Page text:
Format

Send to

Choose Destination
Cancer Res. 2005 Jan 1;65(1):54-65.

Xenoestrogen action in prostate cancer: pleiotropic effects dependent on androgen receptor status.

Author information

1
Department of Cell Biology and Center for Environmental Genetics, University of Cincinnati College of Medicine, Cincinnati, OH 45267, USA.

Abstract

Androgen is critical for prostate development, growth, and survival. Therapies for advanced prostate cancer aim to block androgen receptor (AR) action. However, recurrent tumors ultimately arise, which harbor restored AR activity. One mechanism of such reactivation occurs through AR mutations, rendering the receptor responsive to noncanonical ligands. We have shown previously that a known xenoestrogen, bisphenol A (BPA), activates a tumor-derived AR mutant (T877A), leading to androgen-independent prostate cancer cell proliferation. Here, we show that BPA cooperates with androgen to activate AR-T877A as shown by both reporter assays and increased levels of prostate-specific antigen expression. Further investigations using both yeast and mammalian model systems revealed that multiple AR alleles are responsive to BPA, thus expanding the potential influence of xenoestrogens on prostate cancer. Moreover, in vitro radioligand binding assay revealed that BPA alters 5alpha-dihydrotestosterone binding to AR-T877A likely through noncompetitive inhibition. We also show that higher concentrations of BPA block proliferation of AR-positive, androgen-dependent prostate adenocarcinoma cells (LNCaP and LAPC-4), with a more modest inhibitory effect on androgen-independent cells (22Rv-1). By contrast, AR-negative prostate cancer cells failed to show growth inhibition after exposure to high BPA dose. Together, these data show that BPA can serve as a potential "hormone sensitizer" of the mutant ARs present in advanced prostate adenocarcinomas, thereby possibly contributing toward therapeutic relapse in advanced prostate cancer patients and supporting the notion that nonsteroidal environmental compounds can alter the function of nuclear receptor complexes.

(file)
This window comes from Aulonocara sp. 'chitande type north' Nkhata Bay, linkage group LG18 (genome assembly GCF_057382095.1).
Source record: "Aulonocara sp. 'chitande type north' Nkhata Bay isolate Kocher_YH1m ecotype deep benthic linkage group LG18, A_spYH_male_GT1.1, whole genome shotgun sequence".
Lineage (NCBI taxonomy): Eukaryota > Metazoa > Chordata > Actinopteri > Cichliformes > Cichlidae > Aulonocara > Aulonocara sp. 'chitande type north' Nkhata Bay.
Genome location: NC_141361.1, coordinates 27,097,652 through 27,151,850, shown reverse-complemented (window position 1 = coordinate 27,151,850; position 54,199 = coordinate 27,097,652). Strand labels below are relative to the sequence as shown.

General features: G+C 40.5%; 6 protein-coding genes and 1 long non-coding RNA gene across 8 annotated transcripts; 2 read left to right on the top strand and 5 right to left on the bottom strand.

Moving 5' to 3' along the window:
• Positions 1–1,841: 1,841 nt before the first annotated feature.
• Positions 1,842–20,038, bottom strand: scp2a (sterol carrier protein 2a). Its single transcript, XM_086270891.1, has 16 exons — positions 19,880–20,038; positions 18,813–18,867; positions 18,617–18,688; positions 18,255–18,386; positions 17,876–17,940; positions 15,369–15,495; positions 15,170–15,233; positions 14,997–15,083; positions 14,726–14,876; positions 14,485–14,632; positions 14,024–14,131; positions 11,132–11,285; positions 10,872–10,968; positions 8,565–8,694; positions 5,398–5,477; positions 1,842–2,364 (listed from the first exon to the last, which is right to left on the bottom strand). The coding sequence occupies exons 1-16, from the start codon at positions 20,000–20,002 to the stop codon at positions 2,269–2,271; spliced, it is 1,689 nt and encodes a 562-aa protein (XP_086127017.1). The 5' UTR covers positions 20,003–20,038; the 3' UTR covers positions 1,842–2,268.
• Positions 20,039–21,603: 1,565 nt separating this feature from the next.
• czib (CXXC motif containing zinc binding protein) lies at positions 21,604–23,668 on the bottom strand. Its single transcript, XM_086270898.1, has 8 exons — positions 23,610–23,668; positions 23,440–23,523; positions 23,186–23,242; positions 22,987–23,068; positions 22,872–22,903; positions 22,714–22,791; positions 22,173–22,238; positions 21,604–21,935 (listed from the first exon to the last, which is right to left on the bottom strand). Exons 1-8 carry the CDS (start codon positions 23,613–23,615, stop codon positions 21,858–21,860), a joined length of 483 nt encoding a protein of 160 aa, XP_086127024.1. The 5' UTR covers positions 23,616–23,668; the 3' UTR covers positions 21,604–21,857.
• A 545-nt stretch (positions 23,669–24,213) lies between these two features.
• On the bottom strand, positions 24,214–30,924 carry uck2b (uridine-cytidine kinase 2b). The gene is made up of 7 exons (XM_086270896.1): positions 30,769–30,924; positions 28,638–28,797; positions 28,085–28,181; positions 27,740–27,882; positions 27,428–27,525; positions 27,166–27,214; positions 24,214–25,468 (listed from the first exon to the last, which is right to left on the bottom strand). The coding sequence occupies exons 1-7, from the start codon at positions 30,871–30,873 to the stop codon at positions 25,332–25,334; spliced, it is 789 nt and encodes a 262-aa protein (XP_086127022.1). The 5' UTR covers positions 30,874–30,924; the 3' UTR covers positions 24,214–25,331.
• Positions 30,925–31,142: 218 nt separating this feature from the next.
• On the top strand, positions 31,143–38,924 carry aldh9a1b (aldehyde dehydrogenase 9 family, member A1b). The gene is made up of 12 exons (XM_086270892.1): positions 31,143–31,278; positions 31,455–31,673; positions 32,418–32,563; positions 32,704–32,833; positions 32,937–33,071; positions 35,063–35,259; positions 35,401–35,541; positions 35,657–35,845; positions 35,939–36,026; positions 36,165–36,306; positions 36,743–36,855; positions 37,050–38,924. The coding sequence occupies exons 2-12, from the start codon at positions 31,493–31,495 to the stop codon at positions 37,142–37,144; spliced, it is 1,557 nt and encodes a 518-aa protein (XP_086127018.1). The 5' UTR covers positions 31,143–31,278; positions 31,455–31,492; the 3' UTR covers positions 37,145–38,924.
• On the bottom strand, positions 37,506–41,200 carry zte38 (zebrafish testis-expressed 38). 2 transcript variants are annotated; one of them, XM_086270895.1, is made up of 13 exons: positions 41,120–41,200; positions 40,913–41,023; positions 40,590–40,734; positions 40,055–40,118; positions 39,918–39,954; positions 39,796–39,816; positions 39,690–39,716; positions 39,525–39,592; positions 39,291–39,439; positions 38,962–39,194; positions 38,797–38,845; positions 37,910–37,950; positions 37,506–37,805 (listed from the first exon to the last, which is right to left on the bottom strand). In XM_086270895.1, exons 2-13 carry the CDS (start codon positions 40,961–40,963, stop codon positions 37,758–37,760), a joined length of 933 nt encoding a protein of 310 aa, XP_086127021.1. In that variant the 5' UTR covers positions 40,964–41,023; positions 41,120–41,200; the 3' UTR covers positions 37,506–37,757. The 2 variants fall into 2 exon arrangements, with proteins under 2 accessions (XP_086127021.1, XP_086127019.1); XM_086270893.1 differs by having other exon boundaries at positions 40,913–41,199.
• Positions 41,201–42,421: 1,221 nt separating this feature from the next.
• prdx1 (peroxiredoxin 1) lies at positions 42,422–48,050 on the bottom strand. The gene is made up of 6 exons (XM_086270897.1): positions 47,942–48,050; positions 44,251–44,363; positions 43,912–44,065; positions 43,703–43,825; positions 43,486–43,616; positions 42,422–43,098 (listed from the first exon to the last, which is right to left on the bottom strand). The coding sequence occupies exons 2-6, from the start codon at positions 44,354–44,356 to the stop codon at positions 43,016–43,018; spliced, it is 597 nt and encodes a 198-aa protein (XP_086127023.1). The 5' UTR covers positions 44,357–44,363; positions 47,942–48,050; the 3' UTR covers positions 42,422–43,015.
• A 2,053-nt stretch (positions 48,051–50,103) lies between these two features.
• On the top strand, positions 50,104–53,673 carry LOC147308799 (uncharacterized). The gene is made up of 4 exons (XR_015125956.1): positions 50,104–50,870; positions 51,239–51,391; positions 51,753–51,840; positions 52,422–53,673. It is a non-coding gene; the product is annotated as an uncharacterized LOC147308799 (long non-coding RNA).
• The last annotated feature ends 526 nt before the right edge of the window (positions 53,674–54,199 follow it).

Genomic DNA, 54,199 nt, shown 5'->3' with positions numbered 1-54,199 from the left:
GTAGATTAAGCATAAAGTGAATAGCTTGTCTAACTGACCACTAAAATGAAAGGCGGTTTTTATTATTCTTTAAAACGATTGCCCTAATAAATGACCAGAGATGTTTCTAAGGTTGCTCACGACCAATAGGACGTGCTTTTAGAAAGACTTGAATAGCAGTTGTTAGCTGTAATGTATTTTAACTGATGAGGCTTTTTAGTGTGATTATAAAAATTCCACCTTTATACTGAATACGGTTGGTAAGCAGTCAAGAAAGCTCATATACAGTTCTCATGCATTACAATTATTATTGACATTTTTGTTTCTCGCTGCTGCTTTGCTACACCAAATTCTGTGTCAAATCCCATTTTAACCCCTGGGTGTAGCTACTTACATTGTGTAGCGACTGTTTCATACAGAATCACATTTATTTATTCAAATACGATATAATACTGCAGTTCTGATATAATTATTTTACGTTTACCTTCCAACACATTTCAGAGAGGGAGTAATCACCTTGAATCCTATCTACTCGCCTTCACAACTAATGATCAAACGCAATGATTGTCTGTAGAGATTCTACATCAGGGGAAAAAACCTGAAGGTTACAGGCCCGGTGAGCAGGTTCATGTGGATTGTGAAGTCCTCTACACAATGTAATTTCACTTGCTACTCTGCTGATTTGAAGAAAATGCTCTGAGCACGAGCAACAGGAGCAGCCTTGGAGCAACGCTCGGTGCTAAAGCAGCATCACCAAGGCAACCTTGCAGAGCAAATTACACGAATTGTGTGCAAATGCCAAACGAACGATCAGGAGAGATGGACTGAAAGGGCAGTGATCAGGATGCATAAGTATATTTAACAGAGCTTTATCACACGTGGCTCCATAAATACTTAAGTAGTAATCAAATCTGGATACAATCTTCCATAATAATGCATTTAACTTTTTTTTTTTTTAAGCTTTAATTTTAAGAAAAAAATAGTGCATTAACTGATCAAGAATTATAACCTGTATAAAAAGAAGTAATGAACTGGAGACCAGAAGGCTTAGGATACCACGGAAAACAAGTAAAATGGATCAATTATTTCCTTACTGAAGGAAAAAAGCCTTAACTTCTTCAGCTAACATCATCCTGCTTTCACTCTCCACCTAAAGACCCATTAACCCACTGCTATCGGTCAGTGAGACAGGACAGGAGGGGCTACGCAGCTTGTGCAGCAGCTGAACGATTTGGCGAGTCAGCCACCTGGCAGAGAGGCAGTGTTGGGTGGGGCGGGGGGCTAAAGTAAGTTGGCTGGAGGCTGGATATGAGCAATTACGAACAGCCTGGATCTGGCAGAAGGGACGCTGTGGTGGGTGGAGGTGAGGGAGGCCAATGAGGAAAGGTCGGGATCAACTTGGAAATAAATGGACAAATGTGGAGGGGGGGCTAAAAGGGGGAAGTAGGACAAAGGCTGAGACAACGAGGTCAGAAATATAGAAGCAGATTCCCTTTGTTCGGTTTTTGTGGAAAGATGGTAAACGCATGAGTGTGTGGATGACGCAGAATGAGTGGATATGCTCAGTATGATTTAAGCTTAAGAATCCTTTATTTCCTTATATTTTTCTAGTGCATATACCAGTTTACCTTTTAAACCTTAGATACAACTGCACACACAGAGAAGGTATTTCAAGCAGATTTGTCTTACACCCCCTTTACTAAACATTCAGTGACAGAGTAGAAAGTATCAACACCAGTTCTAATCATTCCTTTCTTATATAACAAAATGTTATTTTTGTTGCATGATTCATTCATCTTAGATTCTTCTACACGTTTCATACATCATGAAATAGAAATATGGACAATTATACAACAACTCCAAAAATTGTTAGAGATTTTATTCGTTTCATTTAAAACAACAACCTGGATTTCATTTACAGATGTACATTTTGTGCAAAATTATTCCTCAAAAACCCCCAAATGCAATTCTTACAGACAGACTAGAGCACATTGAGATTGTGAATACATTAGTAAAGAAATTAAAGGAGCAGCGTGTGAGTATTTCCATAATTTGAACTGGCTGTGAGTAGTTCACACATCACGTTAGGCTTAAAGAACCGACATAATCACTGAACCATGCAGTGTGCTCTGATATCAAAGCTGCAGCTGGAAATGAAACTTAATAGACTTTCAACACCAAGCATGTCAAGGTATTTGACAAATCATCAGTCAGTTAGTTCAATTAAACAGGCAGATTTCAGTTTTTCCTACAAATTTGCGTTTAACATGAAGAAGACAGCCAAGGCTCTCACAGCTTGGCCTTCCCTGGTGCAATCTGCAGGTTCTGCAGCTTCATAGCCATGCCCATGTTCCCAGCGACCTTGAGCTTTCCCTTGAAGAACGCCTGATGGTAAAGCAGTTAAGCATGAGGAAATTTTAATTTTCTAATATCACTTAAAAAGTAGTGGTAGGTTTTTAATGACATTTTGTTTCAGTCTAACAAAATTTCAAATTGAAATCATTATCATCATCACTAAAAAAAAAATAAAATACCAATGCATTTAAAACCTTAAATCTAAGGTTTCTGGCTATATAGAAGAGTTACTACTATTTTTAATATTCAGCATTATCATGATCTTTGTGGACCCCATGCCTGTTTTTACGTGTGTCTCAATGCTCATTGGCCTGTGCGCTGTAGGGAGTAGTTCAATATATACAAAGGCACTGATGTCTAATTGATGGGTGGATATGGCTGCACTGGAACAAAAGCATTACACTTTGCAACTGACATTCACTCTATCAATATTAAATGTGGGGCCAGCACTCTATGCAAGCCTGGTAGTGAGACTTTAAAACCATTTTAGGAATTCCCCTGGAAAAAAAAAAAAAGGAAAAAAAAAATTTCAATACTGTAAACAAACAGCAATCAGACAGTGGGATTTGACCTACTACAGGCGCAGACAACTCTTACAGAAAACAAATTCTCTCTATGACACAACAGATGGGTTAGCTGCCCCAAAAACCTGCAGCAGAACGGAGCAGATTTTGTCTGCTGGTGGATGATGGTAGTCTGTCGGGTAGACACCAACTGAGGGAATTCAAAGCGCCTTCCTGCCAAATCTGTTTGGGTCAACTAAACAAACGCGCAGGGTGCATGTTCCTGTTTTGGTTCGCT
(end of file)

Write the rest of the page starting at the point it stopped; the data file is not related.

PMID:
15665279
[Indexed for MEDLINE]
Free full text

Supplemental Content

Full text links

Icon for HighWire
Loading ...
Support Center